Mystic: Howard Thurman
A Subtle Peril
Wednesday, July 24, 2019
Howard Thurman lovingly critiqued Christianity, which has often ignored the direct teaching and witness of Jesus in relationship with those who are oppressed. This excerpt is from one of Thurman’s most well-known books, Jesus and the Disinherited. I think this message is important today and always.
To those who need profound succor and strength to enable them to live in the present with dignity and creativity, Christianity often has been sterile and of little avail. The conventional Christian word is muffled, confused, and vague. Too often the price exacted by society for security and respectability is that the Christian movement in its formal expression must be on the side of the strong against the weak. This is a matter of tremendous significance, for it reveals to what extent a religion that was born of a people acquainted with persecution and suffering has become the cornerstone of a civilization and of nations whose very position in modern life has too often been secured by a ruthless use of power applied to weak and defenseless peoples.
It is not a singular thing to hear a sermon that defines what should be the attitude of the Christian toward people who are less fortunate than himself. Again and again our missionary appeal is on the basis of the Christian responsibility to the needy, the ignorant, and the so-called backward peoples of the earth. There is a certain grandeur and nobility in administering to another’s need out of one’s fullness and plenty. . . . It is certainly to the glory of Christianity that it has been most insistent on the point of responsibility to others whose only claim upon one is the height and depth of their need. This impulse at the heart of Christianity is the human will to share with others what one has found meaningful to oneself elevated to the height of a moral imperative. But there is a lurking danger in this very emphasis. It is exceedingly difficult to hold oneself free from a certain contempt for those whose predicament makes moral appeal for defense and succor. It is the sin of pride and arrogance that has tended to vitiate the missionary impulse and to make of it an instrument of self-righteousness on the one hand and racial superiority on the other.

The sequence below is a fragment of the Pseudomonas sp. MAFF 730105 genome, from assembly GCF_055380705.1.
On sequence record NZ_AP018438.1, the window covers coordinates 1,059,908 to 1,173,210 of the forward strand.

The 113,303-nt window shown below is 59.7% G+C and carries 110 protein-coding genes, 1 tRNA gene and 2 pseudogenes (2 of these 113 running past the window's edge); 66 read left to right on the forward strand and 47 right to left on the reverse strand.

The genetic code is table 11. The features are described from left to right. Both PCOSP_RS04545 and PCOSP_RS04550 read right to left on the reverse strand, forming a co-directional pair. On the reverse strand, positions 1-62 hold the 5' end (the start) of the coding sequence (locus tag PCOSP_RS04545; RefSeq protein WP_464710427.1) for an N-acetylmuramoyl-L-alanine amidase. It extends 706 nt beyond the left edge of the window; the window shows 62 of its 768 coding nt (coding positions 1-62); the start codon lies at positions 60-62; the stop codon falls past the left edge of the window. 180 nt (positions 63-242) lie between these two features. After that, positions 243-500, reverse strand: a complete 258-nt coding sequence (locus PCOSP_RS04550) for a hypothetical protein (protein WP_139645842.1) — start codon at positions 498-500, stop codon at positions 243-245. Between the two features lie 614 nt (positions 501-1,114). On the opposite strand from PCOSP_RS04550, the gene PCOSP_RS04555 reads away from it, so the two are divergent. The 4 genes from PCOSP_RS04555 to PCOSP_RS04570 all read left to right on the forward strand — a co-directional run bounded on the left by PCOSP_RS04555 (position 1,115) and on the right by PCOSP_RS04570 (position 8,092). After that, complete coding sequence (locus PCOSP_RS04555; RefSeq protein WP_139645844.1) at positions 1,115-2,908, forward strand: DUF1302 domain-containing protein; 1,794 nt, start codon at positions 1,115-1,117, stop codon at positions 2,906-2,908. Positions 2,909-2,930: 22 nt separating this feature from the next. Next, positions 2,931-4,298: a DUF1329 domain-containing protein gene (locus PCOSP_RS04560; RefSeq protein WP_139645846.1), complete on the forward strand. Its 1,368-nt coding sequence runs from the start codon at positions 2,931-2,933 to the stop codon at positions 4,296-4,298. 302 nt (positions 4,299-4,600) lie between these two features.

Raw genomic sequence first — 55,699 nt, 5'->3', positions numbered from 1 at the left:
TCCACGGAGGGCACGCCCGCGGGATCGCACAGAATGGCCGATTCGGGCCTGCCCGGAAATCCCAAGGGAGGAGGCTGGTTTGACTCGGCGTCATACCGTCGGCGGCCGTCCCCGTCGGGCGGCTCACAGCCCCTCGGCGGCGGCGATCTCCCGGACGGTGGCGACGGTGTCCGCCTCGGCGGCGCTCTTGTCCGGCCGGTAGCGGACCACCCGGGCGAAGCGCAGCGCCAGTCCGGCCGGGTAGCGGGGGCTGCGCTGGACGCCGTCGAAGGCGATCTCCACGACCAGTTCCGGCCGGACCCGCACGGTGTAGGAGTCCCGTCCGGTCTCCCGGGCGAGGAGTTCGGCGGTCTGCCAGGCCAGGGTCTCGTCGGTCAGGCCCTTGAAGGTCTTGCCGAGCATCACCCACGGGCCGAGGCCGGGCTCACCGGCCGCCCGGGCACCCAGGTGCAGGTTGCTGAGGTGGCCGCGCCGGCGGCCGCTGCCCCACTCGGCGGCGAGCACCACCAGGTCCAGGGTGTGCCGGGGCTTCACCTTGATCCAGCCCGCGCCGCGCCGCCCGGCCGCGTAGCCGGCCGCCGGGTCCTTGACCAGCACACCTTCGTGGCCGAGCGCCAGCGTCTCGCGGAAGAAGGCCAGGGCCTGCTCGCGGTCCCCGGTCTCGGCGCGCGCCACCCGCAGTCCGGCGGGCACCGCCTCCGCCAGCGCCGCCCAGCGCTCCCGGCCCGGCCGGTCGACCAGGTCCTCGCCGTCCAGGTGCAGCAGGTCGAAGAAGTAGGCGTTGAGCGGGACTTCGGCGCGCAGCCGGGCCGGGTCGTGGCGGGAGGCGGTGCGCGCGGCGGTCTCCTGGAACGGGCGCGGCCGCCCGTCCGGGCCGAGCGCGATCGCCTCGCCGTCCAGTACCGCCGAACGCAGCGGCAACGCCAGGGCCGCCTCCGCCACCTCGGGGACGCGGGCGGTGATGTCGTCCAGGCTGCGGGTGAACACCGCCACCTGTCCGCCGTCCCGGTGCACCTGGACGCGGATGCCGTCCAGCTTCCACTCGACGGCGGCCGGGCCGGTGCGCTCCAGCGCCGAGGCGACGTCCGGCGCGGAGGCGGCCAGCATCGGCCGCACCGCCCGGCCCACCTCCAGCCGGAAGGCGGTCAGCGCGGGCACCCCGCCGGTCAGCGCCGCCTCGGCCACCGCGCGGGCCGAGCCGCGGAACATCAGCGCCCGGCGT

That is one reason why, again and again, there is no basic relationship between the simple practice of brotherhood in the commonplace relations of life and the ethical pretensions of our faith. It has long been a matter of serious moment that for decades we have studied the various peoples of the world and those who live as our neighbors as objects of missionary endeavor and enterprise without being at all willing to treat them either as brothers or as human beings. I say this without rancor, because it is not an issue in which vicious human beings are involved. But it is one of the subtle perils of a religion which calls attention—to the point of overemphasis, sometimes—to one’s obligation to administer to human need.
A note on language from Thurman’s editors: “We realize that inclusive language is noticeably absent in Howard Thurman’s writings. As gifted and prophetic as he was, Howard Thurman was also a product of his times, and inclusive language was not a part of the social consciousness. Regardless of language, the substance of Howard Thurman’s work is inclusive. His life and theology were inclusive, and if he were writing today his language would more accurately reflect this worldview.”  While his masculine words might suggest that Thurman didn’t consider other perspectives, he did see many women in his life (for example, his mentor Mary McLeod Bethune and his wife Sue Bailey Thurman) as peers and leaders. We must grant this same sympathy to all those who write with sincerity in previous times and various cultures.
 Editors, Howard Thurman, Meditations of the Heart (Beacon Press: 1999), 6. See Sunday’s meditation for my introduction to Howard Thurman.
Howard Thurman, Jesus and the Disinherited (Beacon Press: 1976), 1-3.